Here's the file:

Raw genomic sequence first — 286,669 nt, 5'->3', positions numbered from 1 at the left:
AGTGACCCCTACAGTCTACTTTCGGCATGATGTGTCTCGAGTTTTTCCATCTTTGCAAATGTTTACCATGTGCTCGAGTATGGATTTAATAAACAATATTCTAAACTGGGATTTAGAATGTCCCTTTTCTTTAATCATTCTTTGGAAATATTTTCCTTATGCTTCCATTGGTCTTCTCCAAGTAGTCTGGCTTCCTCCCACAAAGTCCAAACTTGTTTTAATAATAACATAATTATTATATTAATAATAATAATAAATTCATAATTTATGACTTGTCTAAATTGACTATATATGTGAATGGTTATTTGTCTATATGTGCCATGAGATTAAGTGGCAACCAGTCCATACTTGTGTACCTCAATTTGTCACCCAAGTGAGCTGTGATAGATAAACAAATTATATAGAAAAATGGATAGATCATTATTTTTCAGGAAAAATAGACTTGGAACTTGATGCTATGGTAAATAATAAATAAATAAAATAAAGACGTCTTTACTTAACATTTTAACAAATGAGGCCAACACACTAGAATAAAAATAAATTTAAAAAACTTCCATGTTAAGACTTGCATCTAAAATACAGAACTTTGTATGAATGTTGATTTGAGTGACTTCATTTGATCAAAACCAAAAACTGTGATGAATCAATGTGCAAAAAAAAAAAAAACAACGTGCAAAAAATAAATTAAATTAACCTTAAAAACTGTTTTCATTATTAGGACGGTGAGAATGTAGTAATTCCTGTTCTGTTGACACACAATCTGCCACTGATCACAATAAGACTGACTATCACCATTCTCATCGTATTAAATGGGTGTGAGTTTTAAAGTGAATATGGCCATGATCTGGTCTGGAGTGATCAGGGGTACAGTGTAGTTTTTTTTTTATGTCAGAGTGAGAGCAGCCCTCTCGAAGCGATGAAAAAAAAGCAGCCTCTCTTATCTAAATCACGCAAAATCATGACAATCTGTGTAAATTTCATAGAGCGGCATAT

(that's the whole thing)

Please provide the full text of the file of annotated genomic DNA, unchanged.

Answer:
Raw genomic sequence first — 286,669 nt, 5'->3', positions numbered from 1 at the left:
AGTGACCCCTACAGTCTACTTTCGGCATGATGTGTCTCGAGTTTTTCCATCTTTGCAAATGTTTACCATGTGCTCGAGTATGGATTTAATAAACAATATTCTAAACTGGGATTTAGAATGTCCCTTTTCTTTAATCATTCTTTGGAAATATTTTCCTTATGCTTCCATTGGTCTTCTCCAAGTAGTCTGGCTTCCTCCCACAAAGTCCAAACTTGTTTTAATAATAACATAATTATTATATTAATAATAATAATAAATTCATAATTTATGACTTGTCTAAATTGACTATATATGTGAATGGTTATTTGTCTATATGTGCCATGAGATTAAGTGGCAACCAGTCCATACTTGTGTACCTCAATTTGTCACCCAAGTGAGCTGTGATAGATAAACAAATTATATAGAAAAATGGATAGATCATTATTTTTCAGGAAAAATAGACTTGGAACTTGATGCTATGGTAAATAATAAATAAATAAAATAAAGACGTCTTTACTTAACATTTTAACAAATGAGGCCAACACACTAGAATAAAAATAAATTTAAAAAACTTCCATGTTAAGACTTGCATCTAAAATACAGAACTTTGTATGAATGTTGATTTGAGTGACTTCATTTGATCAAAACCAAAAACTGTGATGAATCAATGTGCAAAAAAAAAAAAAACAACGTGCAAAAAATAAATTAAATTAACCTTAAAAACTGTTTTCATTATTAGGACGGTGAGAATGTAGTAATTCCTGTTCTGTTGACACACAATCTGCCACTGATCACAATAAGACTGACTATCACCATTCTCATCGTATTAAATGGGTGTGAGTTTTAAAGTGAATATGGCCATGATCTGGTCTGGAGTGATCAGGGGTACAGTGTAGTTTTTTTTTTATGTCAGAGTGAGAGCAGCCCTCTCGAAGCGATGAAAAAAAAGCAGCCTCTCTTATCTAAATCACGCAAAATCATGACAATCTGTGTAAATTTCATAGAGCGGCATAT